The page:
HYMENOLEPIS CARIOCA PDF

PRELIMINARY NOTE ON THE LIFE HISTORY OF HYMENOLEPIS CARIOCA. By Myrna F. Jones. See allHide authors and affiliations. Science 23 Nov Hymenolepis may refer to: Hymenolepis (plant) · Hymenolepis (tapeworm) · Disambiguation icon. Disambiguation page providing links to articles with similar . 1. Science. Nov 23;68() PRELIMINARY NOTE ON THE LIFE HISTORY OF HYMENOLEPIS CARIOCA. Jones MF. PMID:

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Search the history of over billion web pages on the Internet. Full text of ” On Hymenolepis carioca Magalhaes and H. Known as the Early Journal Content, this set of works include research articles, news, letters, and other writings published in more than of the oldest leading academic journals.

Hymenolepis carioca

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Through the kindness of Dr. Conard I have had the privilege of seeing his manuscript, as well as his material and preparations, which have proved of great assist- ance in the identification of my specimens. The worm in question is very slender and delicate. Scarcely larger than a coarse thread at its posterior end, it tapers gradually anteriad, becoming exceedingly tenuous at the neck.

The length ranges from 30 mm. The margins of the strobila are serrate fig. The posterior margins are not prolonged back- ward to any extent, so that there is little or no overlapping of carioac segments. Throughout the strobila the width of the segments is three to five times, or more, greater than their length ; the worm is thus of the type cariocaa short segments such as Hymenolepis diminuta and others of the genus.

It measures as it B. The rostellum is un- armed.

Hymenoleps head, sectioned in situ with a hy,enolepis of intestine, pos- sessed, upon the suckers, hooks fig. The ventral root is long, while the dorsal root is only a mere knob. The slender, pointed blade forms an angle of 90 to with the ventral root. They are of the same type as the hooks from the suckers of Davainea Friedbergeri Stiles 96, fig. The blade of the largest hooks measures 6 ft to 7. The round neck measures from 0.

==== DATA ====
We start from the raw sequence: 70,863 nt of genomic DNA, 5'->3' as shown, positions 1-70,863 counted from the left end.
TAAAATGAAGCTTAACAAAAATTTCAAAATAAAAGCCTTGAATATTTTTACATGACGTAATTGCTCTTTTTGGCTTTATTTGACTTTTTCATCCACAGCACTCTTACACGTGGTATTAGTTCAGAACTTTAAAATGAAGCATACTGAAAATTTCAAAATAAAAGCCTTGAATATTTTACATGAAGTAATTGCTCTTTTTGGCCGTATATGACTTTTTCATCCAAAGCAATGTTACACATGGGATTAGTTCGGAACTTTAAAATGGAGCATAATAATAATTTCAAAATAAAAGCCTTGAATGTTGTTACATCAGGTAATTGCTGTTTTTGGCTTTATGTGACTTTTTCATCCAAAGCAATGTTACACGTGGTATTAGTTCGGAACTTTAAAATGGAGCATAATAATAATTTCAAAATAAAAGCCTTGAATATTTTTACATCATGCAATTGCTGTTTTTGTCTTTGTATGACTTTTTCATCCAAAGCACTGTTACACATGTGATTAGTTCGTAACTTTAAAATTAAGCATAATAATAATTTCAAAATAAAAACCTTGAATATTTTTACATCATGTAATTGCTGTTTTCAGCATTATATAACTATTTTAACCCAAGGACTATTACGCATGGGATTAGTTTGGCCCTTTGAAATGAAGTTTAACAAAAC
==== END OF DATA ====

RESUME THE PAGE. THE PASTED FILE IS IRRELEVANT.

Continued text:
The genital pores are situated upon the right-hand margin of the strobila, normally somewhat in front of the middle of each seg- ment fig. Very rarely a pore will be found on the left-hand margin. The cirrus pouch cpseminal vesicle vsand seminal receptacle sr are usually easily recognizable in toto specimens.

In ripe segments the last fig. The last 30 to segments are crowded with embryos so that the median field of each is fully oc- cupied fig. Since the segments do not tend to break off carioxa from the strobila as they become ripe, and since the embryos which they contain form practically a continuous mass extending unbroken from one proglottis to the next, if a portion of the worm be broken off from its posterior end the entire series of proglottides will con- stitute what is in effect but a single embryo sac.

Four membranes may be distinguished surrounding the oncho- sphere fig. The space between the middle two is filled with a granular mass, and potentially, as well as actually in some cases, these two membranes, by close approximation, constitute but a single envelope. The three outer layers are thin and colorless, while the innermost next the embryo is often slightly tinged with yellow and is usually thicker than the others.

Inner envelope Onchosphere Hooks fig. The presence of hooks upon the suckers might ap- pear as a confirmation of the supposition made by Magalhaes that the species is a Davainea, but beyond this characteristic it possesses none of the peculiarities of that genus.

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The fact alone that it has a definite and persistent uterus precludes the possibility of such a generic relationship, and furthermore its close structural resem- blances to the type of Hymenolepis justify its immediate reference to that genus. The possession of armed suckers by a species of Hymenolepis is significant in that it demonstrates how little importance can be attached to such a character in establishing generic relationships. In fact, in many cases it can not be hymenolepsi of more than specific cqrioca.